The romantic comedy is given a fresh lease of life with the charmingly sweet and often hilarious Mambo Italiano. In this Canadian romantic comedy, a young gay man moves in with his long-time boyfriend, but he must find a way to keep his sexuality a secret from his Italian immigrant parents who are urging him to settle down with a woman. Despite inevitable comparisons with My Big Fat Greek Wedding, Mambo Italiano has a charm of its own. Based on a popular play, director Émile Gaudreault, who co-wrote the screenplay with original playwright Steve Galluccio, has opened up the play to give us a breezy, fluid film adaptation, featuring wonderful performances from an energetic cast, headed by the appealing Luke Kirby as Angelo Barberini, the gay Italian man afraid of confronting his bombastic and very Italian parents, played with comic finesse by the great Paul Sorvino and veteran Ginette Reno. Their scenes together are priceless. Beautifully shot on location in Montreal, Mambo Italiano is a film about coming to terms with whom you are, consequences be damned, and the result is a true charmer of a film, a funny, moving and wonderfully entertaining gem.

Breathtaking, emotionally rich, and simply stunning, are the best ways to describe the Australian film, Japanese Story, another of the year’s best, which Samuel Goldwyn has picked up for the US. Set against the background of an Australian desert landscape, so much space and so few people, Sandy Toni Collette], a geologist, and Hiromitsu, [Gotaro Tsunashima], a Japanese businessman, are unwilling partners as the former escorts the latter into the heart of the Australian outback. A strange, powerful love ensues, which has long-lasting consequences, especially for the Australian, a cynical loner who finds love where she least expects it. No film exploring the vastness of the Australian landscape has been as vivid as Japanese Story, which is saying quite a lot, considering Australia’s track record. Here, the sprawling landscape, symbolises the isolation of our two central characters, and is far more than a visual backdrop, but an emotive extension to these unique characters. Superbly shot by veteran cinematographer Ian Baker, this superb and multi-faceted script by Alison Tilson, has been treated with depth and cinematic maturity by Sue Brooks, directing her first feature since 1997’s Road to Nhill.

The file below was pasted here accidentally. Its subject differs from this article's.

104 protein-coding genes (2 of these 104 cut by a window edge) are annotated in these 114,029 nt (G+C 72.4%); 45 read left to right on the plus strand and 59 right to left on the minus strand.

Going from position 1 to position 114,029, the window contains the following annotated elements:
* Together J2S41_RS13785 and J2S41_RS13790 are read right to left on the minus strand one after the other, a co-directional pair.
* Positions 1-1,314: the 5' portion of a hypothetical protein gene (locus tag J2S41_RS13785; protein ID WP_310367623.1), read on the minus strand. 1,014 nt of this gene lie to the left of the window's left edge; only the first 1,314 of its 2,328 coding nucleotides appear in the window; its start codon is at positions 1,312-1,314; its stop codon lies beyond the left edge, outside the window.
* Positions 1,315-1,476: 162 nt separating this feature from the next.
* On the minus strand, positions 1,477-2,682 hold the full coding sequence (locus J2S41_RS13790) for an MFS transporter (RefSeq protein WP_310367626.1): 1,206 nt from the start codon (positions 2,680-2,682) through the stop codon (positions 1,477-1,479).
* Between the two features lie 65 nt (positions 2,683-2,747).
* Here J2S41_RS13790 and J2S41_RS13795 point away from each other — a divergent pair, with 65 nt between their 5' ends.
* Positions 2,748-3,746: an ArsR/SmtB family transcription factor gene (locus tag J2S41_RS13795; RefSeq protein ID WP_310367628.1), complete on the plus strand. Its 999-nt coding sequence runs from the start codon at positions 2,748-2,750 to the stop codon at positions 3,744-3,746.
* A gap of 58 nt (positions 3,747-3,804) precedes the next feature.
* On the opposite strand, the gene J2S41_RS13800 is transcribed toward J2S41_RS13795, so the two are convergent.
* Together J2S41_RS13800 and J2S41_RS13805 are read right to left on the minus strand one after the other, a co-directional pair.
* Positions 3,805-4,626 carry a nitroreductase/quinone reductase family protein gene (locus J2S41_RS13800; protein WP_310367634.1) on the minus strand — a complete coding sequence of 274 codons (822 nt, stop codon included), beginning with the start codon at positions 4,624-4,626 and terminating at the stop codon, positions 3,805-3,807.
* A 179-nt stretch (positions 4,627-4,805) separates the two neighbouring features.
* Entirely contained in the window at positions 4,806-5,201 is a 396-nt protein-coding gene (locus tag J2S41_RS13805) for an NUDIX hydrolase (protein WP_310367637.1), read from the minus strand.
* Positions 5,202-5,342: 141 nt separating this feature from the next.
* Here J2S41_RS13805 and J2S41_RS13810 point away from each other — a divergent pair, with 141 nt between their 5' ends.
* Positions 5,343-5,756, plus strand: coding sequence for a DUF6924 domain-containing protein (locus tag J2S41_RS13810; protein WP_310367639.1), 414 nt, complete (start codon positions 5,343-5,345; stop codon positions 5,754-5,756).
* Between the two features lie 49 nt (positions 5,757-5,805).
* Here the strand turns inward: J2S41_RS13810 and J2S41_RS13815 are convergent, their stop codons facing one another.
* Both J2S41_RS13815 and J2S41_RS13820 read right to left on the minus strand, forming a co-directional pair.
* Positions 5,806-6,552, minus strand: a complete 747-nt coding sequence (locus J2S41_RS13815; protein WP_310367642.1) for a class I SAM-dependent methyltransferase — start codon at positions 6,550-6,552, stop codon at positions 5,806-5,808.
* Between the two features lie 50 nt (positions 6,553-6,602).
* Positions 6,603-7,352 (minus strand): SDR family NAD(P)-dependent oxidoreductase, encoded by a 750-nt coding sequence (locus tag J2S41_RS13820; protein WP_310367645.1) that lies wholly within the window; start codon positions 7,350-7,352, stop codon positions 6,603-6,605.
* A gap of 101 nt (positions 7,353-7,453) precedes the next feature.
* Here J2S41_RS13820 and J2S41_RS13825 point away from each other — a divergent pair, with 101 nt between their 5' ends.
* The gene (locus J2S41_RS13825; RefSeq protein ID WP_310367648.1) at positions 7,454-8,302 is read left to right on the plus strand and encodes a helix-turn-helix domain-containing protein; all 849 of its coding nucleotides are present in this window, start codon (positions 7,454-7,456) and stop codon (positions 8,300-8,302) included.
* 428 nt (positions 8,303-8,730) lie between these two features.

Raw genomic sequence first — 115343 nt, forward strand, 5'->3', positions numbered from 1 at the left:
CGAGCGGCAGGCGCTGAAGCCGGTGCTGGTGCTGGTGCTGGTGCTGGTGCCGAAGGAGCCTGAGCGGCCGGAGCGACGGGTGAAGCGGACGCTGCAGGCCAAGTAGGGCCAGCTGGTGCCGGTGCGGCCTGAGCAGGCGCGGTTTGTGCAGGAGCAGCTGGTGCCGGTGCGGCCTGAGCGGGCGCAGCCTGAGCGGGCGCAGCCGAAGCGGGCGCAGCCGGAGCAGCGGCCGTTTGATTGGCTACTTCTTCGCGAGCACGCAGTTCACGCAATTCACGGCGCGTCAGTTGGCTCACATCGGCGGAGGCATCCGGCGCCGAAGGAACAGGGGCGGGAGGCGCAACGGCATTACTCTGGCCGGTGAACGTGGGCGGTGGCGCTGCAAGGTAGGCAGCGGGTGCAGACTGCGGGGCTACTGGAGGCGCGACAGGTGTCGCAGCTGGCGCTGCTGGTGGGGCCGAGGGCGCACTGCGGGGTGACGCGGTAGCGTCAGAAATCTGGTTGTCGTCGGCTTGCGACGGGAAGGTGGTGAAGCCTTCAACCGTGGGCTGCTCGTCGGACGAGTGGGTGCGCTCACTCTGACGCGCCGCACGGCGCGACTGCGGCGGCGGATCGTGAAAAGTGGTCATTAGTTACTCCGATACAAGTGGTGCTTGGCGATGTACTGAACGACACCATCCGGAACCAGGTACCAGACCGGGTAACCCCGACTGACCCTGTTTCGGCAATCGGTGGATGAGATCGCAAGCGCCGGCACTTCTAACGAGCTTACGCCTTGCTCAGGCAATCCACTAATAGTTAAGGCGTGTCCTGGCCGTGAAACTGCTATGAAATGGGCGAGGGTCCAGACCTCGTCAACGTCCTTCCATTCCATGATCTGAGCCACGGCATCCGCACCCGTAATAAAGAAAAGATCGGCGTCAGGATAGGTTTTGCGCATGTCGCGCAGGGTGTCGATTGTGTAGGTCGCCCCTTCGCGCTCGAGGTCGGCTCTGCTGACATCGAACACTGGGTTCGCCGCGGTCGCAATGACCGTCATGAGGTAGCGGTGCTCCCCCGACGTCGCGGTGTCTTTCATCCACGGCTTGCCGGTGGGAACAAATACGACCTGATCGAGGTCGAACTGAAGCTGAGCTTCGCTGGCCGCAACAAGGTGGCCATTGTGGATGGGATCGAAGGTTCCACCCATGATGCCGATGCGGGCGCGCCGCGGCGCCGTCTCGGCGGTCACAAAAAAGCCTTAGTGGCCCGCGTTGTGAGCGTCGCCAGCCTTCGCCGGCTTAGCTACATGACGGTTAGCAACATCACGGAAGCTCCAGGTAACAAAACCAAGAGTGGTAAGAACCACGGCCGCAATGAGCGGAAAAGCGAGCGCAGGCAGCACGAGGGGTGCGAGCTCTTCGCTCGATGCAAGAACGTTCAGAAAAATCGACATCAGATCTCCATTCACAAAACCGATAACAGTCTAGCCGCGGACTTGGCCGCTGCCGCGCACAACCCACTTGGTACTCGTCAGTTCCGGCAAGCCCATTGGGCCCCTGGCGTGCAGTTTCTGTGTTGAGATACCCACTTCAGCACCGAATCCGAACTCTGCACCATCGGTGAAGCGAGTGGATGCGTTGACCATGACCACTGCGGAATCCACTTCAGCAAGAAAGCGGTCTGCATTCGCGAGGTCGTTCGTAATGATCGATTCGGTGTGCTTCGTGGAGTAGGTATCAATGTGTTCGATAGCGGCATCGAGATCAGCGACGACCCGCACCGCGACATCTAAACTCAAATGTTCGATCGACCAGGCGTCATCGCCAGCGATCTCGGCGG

While the indomitable landscape is a principal character in this film, Toni Collette’s brave, fierce and extraordinary performance is its heart and soul. She is dazzling here, both tough and vulnerable, and fiercely passionate in one of the best performances of the year, and Gotaro Tsunashima is also an unexpected surprise. Both uniquely Australian, yet broadly emotional, Japanese Story is a film that is unexpected in its honesty and human ferocity. A truly spellbinding and luminous masterwork and the perfect film to see before ultimately jetting off to see what the rest of Toronto has to offer.

- PAUL FISCHER IN TORONTO